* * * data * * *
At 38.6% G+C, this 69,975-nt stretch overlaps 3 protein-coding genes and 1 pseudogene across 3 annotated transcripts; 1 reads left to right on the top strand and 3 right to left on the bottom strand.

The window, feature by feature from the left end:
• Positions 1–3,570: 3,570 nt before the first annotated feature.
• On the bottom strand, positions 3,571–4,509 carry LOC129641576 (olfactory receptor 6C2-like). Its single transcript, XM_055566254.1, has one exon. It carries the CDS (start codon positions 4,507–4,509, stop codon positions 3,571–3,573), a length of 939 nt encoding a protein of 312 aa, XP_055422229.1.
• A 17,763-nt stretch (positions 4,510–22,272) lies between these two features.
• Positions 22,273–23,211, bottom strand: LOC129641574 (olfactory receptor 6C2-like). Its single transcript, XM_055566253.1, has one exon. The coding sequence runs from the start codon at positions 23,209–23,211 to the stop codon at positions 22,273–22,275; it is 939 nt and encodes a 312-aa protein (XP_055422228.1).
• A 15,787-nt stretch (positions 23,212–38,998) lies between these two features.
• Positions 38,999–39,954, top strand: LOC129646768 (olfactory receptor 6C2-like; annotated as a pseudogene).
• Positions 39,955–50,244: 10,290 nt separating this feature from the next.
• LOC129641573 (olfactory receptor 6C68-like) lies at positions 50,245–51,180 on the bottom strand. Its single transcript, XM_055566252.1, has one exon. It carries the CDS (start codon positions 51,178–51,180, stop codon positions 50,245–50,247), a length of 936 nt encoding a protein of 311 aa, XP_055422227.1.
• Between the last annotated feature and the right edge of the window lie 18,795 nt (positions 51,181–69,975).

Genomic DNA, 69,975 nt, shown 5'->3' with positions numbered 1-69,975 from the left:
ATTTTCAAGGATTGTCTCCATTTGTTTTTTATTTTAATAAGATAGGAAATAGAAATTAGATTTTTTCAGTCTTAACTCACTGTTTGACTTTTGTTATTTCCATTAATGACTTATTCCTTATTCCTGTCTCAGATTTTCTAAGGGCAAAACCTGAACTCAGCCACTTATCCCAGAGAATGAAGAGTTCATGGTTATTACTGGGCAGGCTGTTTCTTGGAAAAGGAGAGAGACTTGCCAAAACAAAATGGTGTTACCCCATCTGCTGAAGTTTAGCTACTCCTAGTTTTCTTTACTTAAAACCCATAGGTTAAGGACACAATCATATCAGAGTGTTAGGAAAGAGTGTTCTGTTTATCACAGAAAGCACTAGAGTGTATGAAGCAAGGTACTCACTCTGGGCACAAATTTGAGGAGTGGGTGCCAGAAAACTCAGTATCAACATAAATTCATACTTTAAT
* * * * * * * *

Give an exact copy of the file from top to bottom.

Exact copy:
At 38.6% G+C, this 69,975-nt stretch overlaps 3 protein-coding genes and 1 pseudogene across 3 annotated transcripts; 1 reads left to right on the top strand and 3 right to left on the bottom strand.

The window, feature by feature from the left end:
• Positions 1–3,570: 3,570 nt before the first annotated feature.
• On the bottom strand, positions 3,571–4,509 carry LOC129641576 (olfactory receptor 6C2-like). Its single transcript, XM_055566254.1, has one exon. It carries the CDS (start codon positions 4,507–4,509, stop codon positions 3,571–3,573), a length of 939 nt encoding a protein of 312 aa, XP_055422229.1.
• A 17,763-nt stretch (positions 4,510–22,272) lies between these two features.
• Positions 22,273–23,211, bottom strand: LOC129641574 (olfactory receptor 6C2-like). Its single transcript, XM_055566253.1, has one exon. The coding sequence runs from the start codon at positions 23,209–23,211 to the stop codon at positions 22,273–22,275; it is 939 nt and encodes a 312-aa protein (XP_055422228.1).
• A 15,787-nt stretch (positions 23,212–38,998) lies between these two features.
• Positions 38,999–39,954, top strand: LOC129646768 (olfactory receptor 6C2-like; annotated as a pseudogene).
• Positions 39,955–50,244: 10,290 nt separating this feature from the next.
• LOC129641573 (olfactory receptor 6C68-like) lies at positions 50,245–51,180 on the bottom strand. Its single transcript, XM_055566252.1, has one exon. It carries the CDS (start codon positions 51,178–51,180, stop codon positions 50,245–50,247), a length of 936 nt encoding a protein of 311 aa, XP_055422227.1.
• Between the last annotated feature and the right edge of the window lie 18,795 nt (positions 51,181–69,975).

Genomic DNA, 69,975 nt, shown 5'->3' with positions numbered 1-69,975 from the left:
ATTTTCAAGGATTGTCTCCATTTGTTTTTTATTTTAATAAGATAGGAAATAGAAATTAGATTTTTTCAGTCTTAACTCACTGTTTGACTTTTGTTATTTCCATTAATGACTTATTCCTTATTCCTGTCTCAGATTTTCTAAGGGCAAAACCTGAACTCAGCCACTTATCCCAGAGAATGAAGAGTTCATGGTTATTACTGGGCAGGCTGTTTCTTGGAAAAGGAGAGAGACTTGCCAAAACAAAATGGTGTTACCCCATCTGCTGAAGTTTAGCTACTCCTAGTTTTCTTTACTTAAAACCCATAGGTTAAGGACACAATCATATCAGAGTGTTAGGAAAGAGTGTTCTGTTTATCACAGAAAGCACTAGAGTGTATGAAGCAAGGTACTCACTCTGGGCACAAATTTGAGGAGTGGGTGCCAGAAAACTCAGTATCAACATAAATTCATACTTTAAT